Apr 08, 2008 3:38 AM GMT
    nikeathlete saidK has it down pat.

    I was educated by a Pilates Instructor who cued the class to breathe East/West (meaning expand the rib cage) rather than breathing North/South (i.e. up and down). Once you have engaged the TA (Transverse Abdominis) the proper breathing is by expanding the rib cage. It is hard to put into text but I hope this helps everyone.

    And FYI....the second video is classified incorrectly. You are in a prone position not supine. That should be corrected by the trainer.


    Yeah.

    What he said.

    (* hides behind nikeathlete *)

    K
  • Posted by a hidden member.
    Log in to view his profile

    Apr 08, 2008 6:00 AM GMT
    read about this on another site. Is it a replacement for abs exercises like situps or is it a supplement?
  • Posted by a hidden member.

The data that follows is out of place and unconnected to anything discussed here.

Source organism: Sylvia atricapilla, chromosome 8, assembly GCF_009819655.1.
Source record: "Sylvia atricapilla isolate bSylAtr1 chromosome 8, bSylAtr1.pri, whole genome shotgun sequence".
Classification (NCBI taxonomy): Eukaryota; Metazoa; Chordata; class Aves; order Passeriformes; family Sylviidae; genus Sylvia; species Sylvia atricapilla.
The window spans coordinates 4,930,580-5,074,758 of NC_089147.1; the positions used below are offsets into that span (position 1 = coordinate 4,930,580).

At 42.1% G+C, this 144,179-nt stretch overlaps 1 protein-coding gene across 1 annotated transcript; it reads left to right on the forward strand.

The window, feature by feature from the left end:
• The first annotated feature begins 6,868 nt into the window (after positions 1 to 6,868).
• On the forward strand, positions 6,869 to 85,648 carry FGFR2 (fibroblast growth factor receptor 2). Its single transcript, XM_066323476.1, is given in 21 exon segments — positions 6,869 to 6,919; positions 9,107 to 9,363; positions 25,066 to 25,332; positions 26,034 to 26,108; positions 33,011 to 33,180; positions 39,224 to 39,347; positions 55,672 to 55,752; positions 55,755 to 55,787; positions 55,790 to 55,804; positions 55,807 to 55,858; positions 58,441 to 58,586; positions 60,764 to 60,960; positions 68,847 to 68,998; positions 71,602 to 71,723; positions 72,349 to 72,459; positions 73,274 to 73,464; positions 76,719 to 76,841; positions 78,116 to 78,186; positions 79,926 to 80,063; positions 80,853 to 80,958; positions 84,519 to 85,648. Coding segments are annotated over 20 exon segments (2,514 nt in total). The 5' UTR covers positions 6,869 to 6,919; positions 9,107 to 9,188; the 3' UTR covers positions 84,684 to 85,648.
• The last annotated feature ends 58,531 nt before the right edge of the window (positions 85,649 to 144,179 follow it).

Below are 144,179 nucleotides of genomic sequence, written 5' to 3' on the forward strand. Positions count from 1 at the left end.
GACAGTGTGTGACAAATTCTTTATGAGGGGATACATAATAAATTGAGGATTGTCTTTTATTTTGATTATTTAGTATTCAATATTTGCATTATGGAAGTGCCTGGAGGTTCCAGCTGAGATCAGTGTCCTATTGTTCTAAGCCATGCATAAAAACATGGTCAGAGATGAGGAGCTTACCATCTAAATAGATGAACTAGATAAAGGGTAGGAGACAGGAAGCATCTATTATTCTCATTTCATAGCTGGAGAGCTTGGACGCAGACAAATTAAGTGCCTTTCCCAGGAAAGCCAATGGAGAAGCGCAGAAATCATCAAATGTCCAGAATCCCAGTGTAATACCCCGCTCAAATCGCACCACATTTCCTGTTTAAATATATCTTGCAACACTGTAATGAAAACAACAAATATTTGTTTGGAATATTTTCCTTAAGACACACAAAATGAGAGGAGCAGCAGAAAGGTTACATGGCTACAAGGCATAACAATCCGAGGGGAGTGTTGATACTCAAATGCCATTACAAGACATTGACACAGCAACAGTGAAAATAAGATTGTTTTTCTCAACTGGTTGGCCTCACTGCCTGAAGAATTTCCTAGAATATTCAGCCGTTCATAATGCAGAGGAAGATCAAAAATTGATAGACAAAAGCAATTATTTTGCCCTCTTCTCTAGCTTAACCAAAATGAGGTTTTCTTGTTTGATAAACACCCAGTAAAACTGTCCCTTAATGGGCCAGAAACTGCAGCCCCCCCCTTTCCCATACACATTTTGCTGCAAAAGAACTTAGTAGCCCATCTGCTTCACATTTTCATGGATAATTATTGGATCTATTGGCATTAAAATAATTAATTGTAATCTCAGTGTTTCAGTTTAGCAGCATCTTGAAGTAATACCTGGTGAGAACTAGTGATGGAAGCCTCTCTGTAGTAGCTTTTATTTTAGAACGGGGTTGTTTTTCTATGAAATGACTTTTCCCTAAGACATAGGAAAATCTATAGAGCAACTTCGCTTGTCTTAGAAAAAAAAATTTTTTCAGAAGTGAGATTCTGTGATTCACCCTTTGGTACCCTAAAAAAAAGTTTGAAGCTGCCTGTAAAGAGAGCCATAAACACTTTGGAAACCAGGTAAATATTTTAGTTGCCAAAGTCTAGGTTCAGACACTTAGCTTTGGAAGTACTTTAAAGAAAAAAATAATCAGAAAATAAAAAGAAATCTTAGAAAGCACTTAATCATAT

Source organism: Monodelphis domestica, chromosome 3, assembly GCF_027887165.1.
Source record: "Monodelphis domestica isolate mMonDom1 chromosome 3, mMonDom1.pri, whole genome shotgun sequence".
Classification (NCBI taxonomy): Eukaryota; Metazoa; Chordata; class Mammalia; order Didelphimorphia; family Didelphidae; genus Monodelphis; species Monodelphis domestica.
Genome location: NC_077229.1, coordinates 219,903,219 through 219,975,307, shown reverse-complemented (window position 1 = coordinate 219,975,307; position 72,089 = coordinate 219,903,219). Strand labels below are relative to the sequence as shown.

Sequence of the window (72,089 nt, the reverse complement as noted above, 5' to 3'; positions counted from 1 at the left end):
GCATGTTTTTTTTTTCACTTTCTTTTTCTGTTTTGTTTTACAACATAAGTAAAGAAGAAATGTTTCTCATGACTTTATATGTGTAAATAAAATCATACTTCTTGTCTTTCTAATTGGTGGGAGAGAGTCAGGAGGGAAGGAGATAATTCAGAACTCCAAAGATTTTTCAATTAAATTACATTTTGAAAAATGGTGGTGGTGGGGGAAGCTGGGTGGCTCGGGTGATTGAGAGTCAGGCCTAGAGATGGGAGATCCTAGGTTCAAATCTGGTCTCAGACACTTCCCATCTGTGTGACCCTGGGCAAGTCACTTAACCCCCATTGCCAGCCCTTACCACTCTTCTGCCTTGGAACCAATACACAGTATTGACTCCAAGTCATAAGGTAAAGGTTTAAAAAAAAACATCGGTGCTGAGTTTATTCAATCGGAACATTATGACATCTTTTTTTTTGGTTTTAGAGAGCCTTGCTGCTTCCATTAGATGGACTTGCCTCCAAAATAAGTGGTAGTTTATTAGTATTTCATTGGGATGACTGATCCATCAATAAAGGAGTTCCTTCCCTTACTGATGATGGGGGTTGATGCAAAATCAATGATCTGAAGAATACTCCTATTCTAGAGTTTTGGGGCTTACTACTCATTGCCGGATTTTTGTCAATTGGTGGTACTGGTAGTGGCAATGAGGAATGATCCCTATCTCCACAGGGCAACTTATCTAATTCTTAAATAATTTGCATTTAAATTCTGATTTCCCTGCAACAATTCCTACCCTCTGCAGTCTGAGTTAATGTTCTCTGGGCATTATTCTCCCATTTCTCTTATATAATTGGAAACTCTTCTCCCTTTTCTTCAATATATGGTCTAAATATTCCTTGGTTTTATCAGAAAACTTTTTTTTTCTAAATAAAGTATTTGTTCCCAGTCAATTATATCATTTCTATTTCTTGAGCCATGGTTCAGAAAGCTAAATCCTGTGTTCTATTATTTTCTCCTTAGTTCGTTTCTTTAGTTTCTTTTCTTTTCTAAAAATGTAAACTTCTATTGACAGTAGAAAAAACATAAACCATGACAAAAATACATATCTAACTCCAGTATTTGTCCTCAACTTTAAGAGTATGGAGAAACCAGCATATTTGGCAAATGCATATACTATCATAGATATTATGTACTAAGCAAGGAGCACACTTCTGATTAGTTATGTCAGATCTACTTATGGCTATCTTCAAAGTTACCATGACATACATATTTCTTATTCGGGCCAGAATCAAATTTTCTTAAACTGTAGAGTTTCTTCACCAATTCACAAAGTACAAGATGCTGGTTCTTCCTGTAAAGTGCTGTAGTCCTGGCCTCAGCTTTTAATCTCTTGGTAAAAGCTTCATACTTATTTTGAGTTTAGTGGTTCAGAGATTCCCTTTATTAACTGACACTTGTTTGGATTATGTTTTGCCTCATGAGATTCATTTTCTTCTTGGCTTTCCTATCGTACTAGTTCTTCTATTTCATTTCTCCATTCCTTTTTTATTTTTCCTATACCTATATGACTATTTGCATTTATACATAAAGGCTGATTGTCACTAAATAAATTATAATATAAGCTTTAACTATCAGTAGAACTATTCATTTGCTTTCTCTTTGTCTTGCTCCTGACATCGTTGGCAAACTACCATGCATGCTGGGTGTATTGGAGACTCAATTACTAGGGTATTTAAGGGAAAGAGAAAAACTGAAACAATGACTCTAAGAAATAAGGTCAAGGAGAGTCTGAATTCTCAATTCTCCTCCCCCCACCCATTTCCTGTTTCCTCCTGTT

Log in to view his profile

    Apr 08, 2008 6:33 AM GMT
    Sedative14 saidread about this on another site. Is it a replacement for abs exercises like situps or is it a supplement?


    Supplement. Situps are for the rectus abs (the fabled 6-pack). Vacuum is for the transverse abs (a tight narrow waist).

    K

  • Posted by a hidden member.
    Log in to view his profile

    Apr 08, 2008 10:53 AM GMT
    iguanaSF said[quote][cite]Sedative14 said[/cite]read about this on another site. Is it a replacement for abs exercises like situps or is it a supplement?


    Supplement. Situps are for the rectus abs (the fabled 6-pack). Vacuum is for the transverse abs (a tight narrow waist).

    K

    [/quote]

    Thankee. icon_smile.gif

    So I still have to do those situps I hate so much... LOL icon_wink.gif